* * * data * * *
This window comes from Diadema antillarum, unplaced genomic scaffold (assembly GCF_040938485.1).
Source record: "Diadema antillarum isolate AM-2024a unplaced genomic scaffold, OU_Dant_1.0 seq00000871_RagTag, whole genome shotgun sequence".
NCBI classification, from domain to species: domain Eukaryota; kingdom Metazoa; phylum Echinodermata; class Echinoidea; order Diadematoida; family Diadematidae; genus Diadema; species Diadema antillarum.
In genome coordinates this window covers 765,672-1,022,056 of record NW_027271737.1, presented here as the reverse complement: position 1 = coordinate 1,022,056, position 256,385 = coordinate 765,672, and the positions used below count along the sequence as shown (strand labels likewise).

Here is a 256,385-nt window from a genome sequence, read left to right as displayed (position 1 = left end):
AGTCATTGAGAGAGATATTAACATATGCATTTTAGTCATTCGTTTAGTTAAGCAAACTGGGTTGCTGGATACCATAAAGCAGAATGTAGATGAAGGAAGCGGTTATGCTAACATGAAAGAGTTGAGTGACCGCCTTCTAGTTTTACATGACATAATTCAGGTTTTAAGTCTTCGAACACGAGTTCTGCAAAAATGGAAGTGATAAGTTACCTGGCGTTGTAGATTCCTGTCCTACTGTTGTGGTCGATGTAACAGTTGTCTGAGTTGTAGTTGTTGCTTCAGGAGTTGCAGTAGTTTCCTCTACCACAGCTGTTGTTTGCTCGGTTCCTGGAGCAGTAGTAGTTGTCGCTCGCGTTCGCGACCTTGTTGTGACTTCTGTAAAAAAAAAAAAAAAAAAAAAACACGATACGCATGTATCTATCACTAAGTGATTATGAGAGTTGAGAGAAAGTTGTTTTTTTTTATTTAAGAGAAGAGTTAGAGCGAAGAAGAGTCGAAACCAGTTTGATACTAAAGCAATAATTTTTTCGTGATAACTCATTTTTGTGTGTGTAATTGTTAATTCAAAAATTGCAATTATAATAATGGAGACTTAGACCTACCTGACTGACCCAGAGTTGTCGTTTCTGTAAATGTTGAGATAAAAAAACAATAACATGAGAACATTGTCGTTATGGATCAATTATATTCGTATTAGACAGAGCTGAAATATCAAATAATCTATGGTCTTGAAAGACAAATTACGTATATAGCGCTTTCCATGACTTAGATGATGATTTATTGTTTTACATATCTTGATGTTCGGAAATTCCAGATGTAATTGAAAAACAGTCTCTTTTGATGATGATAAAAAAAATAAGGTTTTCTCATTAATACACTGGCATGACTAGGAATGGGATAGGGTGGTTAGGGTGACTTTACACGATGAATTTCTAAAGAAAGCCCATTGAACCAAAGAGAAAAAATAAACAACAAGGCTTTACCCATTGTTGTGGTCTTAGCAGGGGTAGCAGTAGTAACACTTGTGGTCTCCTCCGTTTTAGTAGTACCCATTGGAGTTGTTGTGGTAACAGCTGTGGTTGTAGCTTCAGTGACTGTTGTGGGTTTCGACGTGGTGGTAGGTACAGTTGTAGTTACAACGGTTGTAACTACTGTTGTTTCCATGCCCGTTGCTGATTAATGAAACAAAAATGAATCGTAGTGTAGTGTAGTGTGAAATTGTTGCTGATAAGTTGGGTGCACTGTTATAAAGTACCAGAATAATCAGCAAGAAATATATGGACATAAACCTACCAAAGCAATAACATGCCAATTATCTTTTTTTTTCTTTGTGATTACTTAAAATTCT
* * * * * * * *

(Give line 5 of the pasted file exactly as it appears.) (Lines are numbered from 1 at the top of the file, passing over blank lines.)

Here is a 256,385-nt window from a genome sequence, read left to right as displayed (position 1 = left end):